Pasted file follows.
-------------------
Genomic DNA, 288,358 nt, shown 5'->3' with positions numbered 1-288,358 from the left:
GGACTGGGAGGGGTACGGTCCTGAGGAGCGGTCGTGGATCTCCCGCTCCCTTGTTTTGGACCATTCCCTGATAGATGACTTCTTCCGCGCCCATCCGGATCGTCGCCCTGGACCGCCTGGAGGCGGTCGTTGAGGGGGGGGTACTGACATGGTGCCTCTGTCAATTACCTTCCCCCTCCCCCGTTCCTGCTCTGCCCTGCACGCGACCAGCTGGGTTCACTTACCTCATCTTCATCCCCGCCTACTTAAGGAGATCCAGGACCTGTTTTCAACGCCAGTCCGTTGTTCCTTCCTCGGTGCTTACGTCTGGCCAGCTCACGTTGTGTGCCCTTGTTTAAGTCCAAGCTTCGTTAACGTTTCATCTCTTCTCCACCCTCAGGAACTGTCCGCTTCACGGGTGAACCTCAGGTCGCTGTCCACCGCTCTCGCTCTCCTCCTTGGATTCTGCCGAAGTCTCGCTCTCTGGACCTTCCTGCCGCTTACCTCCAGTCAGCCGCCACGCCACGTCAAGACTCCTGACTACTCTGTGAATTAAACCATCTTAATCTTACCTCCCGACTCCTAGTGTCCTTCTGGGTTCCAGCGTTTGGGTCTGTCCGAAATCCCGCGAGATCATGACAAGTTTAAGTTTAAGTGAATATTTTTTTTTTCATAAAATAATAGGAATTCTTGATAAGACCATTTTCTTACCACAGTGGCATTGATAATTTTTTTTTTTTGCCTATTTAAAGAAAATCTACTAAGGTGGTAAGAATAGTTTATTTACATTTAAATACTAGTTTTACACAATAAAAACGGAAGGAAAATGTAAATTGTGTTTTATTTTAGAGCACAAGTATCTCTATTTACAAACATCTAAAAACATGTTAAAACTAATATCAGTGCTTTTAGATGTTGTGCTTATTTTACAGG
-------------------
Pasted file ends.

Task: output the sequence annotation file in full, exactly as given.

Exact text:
Genomic DNA, 288,358 nt, shown 5'->3' with positions numbered 1-288,358 from the left:
GGACTGGGAGGGGTACGGTCCTGAGGAGCGGTCGTGGATCTCCCGCTCCCTTGTTTTGGACCATTCCCTGATAGATGACTTCTTCCGCGCCCATCCGGATCGTCGCCCTGGACCGCCTGGAGGCGGTCGTTGAGGGGGGGGTACTGACATGGTGCCTCTGTCAATTACCTTCCCCCTCCCCCGTTCCTGCTCTGCCCTGCACGCGACCAGCTGGGTTCACTTACCTCATCTTCATCCCCGCCTACTTAAGGAGATCCAGGACCTGTTTTCAACGCCAGTCCGTTGTTCCTTCCTCGGTGCTTACGTCTGGCCAGCTCACGTTGTGTGCCCTTGTTTAAGTCCAAGCTTCGTTAACGTTTCATCTCTTCTCCACCCTCAGGAACTGTCCGCTTCACGGGTGAACCTCAGGTCGCTGTCCACCGCTCTCGCTCTCCTCCTTGGATTCTGCCGAAGTCTCGCTCTCTGGACCTTCCTGCCGCTTACCTCCAGTCAGCCGCCACGCCACGTCAAGACTCCTGACTACTCTGTGAATTAAACCATCTTAATCTTACCTCCCGACTCCTAGTGTCCTTCTGGGTTCCAGCGTTTGGGTCTGTCCGAAATCCCGCGAGATCATGACAAGTTTAAGTTTAAGTGAATATTTTTTTTTTCATAAAATAATAGGAATTCTTGATAAGACCATTTTCTTACCACAGTGGCATTGATAATTTTTTTTTTTTGCCTATTTAAAGAAAATCTACTAAGGTGGTAAGAATAGTTTATTTACATTTAAATACTAGTTTTACACAATAAAAACGGAAGGAAAATGTAAATTGTGTTTTATTTTAGAGCACAAGTATCTCTATTTACAAACATCTAAAAACATGTTAAAACTAATATCAGTGCTTTTAGATGTTGTGCTTATTTTACAGG